Armenia says Azerbaijan responds to peace proposals, big gaps remain

(Reuters) -Azerbaijan has sent new proposals to Armenia in their longstanding attempts to reach a peace deal, but big gaps remain between the two sides, Armenia's state news agency quoted the country's foreign minister as saying on Wednesday.

Armenia also submitted a proposal of its own for a withdrawal from border areas of troops from both sides.

Armenpress cited Foreign Minister Ararat Mirzoyan as saying the new Azerbaijani proposals were received on Tuesday, in response to a draft peace outline that Armenia had previously submitted.

"There is a process, there is a discussion... Unfortunately I am obliged to state that there are important questions on which the two sides' positions are still quite far from each other," Mirzoyan said.

Armenia's Foreign Ministry, in a statement reported by local media, later issued the proposal for a "reciprocal withdrawal of troops on the state border between Armenia and Azerbaijan.

The statement said any such action would be based on maps drawn up in 1975, when both countries were Soviet republics.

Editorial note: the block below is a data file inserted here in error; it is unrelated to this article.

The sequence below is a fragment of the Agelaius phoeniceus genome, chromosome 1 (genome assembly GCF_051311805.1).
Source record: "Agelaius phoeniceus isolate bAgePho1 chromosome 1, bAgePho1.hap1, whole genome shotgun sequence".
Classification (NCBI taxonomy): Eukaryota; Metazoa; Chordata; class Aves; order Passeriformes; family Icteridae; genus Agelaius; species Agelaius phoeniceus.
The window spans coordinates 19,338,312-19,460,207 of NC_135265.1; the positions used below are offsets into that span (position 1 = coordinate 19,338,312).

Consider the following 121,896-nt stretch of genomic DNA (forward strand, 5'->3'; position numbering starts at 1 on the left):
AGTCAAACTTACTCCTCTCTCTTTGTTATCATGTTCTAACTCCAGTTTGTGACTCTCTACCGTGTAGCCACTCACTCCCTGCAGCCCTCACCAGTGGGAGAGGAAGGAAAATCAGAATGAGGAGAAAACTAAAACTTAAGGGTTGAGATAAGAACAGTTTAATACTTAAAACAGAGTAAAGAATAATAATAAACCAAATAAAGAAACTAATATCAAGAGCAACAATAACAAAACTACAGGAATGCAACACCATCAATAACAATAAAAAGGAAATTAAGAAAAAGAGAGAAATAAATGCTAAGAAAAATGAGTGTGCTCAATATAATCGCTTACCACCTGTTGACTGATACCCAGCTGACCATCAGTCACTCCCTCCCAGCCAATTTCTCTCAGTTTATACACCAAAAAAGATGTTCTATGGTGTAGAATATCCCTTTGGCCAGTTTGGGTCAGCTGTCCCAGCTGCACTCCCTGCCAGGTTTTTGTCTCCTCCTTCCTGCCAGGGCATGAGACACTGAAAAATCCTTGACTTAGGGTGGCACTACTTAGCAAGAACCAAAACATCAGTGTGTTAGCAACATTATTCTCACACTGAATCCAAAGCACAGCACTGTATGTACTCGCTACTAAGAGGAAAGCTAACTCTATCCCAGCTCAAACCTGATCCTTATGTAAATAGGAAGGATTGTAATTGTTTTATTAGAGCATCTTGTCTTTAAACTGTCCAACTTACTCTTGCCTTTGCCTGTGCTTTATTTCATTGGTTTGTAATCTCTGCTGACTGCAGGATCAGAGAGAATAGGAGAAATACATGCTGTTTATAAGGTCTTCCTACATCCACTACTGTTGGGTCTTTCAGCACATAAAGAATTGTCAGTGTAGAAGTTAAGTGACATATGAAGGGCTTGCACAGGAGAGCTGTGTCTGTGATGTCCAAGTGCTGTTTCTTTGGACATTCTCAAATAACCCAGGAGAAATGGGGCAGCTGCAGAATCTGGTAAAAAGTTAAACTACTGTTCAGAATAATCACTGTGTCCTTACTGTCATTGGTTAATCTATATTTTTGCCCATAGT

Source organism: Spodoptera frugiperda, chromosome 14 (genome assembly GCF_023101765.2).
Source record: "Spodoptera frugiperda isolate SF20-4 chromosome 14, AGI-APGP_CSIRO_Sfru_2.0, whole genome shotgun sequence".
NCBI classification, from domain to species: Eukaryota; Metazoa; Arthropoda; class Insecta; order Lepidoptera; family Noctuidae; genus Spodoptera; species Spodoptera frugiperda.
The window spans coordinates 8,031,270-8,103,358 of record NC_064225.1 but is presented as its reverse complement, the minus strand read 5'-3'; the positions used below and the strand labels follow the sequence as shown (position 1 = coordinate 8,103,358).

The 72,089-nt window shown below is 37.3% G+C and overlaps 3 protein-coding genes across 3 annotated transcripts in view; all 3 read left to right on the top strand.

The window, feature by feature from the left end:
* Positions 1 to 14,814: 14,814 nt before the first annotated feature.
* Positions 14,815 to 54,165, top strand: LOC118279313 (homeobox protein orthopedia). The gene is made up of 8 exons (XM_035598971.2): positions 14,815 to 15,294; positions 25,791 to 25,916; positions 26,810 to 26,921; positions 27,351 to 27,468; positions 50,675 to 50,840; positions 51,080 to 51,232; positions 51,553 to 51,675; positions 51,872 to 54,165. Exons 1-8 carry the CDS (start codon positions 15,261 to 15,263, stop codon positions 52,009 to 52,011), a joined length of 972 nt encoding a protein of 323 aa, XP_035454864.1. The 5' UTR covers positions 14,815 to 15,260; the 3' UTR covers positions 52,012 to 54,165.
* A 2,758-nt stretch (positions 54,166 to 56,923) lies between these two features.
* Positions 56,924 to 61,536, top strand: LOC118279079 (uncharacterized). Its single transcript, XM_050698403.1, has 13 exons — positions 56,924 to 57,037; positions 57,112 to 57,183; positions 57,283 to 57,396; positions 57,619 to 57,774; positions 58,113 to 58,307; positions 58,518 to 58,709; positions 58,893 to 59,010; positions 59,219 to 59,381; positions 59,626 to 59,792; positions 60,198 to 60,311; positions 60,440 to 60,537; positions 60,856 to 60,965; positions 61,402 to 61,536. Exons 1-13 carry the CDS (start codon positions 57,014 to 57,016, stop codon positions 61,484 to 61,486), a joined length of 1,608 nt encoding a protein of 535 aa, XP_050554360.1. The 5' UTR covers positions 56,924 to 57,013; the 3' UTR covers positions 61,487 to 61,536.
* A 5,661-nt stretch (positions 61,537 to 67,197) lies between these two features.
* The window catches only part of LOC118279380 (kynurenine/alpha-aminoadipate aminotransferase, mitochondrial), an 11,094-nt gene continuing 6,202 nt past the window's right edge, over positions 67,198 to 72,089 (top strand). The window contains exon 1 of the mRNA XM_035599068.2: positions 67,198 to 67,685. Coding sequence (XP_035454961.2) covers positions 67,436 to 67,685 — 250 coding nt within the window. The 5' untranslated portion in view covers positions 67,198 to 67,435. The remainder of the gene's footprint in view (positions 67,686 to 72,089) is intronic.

There appeared to be no immediate response to the offer from Azerbaijan.

The two countries, since the Soviet collapse, have fought two wars in the past 30 years over Nagorno-Karabakh, a region internationally recognised as part of Azerbaijan but run by ethnic Armenian authorities.

Tensions have risen again this month, with each side accusing the other of building up troops.

Russia's TASS news agency reported Mirzoyan as saying that the leaders of the two countries planned to meet in Spain in October, though he appeared to be referring to an idea for such a meeting that was floated by European Council President Charles Michel when he hosted them in July.

No comment was immediately available from Azerbaijan about its latest proposals or the possible meeting.

Despite the tensions, the two sides appear to be making some progress on freeing up roads into Karabakh and getting more supplies to its residents, hit by food shortages after Azerbaijan restricted access for the past nine months to thwart what it said was arms smuggling.

Azerbaijan's foreign minister said earlier on Wednesday that two humanitarian aid convoys for Karabakh could set off "within hours" - one from Armenia, and one from its own territory - if a road from the Azerbaijani side was unblocked

(Reporting by Reuters; Editing by William Maclean, Ron Popeski and Lincoln Feast)